The U.S. Forest Service is hosting an international symposium in Carolina, Puerto Rico, in conjunction with the University of Puerto Rico Graduate School of Planning on April 29-May 2 so natural resource managers from around the world can discuss the escalating costs of suppressing wildland fires.
The Symposium on Fire Economics, Planning and Policy: Common Problems and Approaches will also include economists, policy analysts and fire managers from more than a dozen countries struggling to cost-effectively fight fires where past suppression has led to a worldwide abundance of vegetation that feed fires.
In 2004, a similar symposium was held in Cordoba, Spain, that drew 245 participants from 12 countries who presented 67 research papers. The first symposium took place in 1999 in San Diego.
The series of symposiums have provided a forum where participants openly discussed the global challenge of fighting fires that have brought loss of life, property and natural resources.
Participants have included economists and social scientists who explored how fire suppression costs often bear little relation to values at risk, and how political and social pressures can complicate ecosystem management in wildland urban interface areas.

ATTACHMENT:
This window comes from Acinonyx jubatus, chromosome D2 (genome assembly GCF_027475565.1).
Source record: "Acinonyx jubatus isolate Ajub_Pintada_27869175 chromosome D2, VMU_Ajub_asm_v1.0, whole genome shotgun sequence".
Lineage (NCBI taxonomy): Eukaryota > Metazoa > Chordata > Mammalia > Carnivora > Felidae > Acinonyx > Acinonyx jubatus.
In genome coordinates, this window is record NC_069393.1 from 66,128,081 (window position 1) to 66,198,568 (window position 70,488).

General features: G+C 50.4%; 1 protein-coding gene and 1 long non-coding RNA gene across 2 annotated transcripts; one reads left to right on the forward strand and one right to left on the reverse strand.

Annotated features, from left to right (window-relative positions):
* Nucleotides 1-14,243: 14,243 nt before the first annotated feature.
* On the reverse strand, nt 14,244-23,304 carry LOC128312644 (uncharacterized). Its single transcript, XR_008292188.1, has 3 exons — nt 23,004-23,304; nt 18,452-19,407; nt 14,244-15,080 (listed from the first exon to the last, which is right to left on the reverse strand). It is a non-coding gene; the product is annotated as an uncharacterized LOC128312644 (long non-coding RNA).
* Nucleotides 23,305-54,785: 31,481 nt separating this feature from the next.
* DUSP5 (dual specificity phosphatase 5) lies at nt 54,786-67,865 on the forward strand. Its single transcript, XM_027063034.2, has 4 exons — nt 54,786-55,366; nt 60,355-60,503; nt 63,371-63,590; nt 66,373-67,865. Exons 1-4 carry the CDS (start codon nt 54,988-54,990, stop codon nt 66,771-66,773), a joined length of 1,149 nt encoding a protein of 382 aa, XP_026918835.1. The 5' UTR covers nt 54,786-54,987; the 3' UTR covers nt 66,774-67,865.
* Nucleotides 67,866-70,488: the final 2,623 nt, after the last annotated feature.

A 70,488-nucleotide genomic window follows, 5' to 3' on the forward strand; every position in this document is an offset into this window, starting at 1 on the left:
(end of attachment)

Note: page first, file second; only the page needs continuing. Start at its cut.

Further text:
Much of this years symposium involves plenary sessions comparing the economic consequences of alternative strategies for managing land that frequently burns. Many countries recognize the need for economic analyses of fire management investments, but few have developed tools for this work.
In addition, participants will examine the tradeoffs between efforts to reduce vegetation that feed wildland fires and implementation of wildland fire use, or the management of lightning-caused fires that are a natural part of the ecosystem.
This series of symposiums has provided a unique opportunity for fire managers, economists, researchers and policy makers to openly discuss issues and concerns not addressed at other f
|Contact: Roland Giller|
US Forest Service, Pacific Southwest Research Station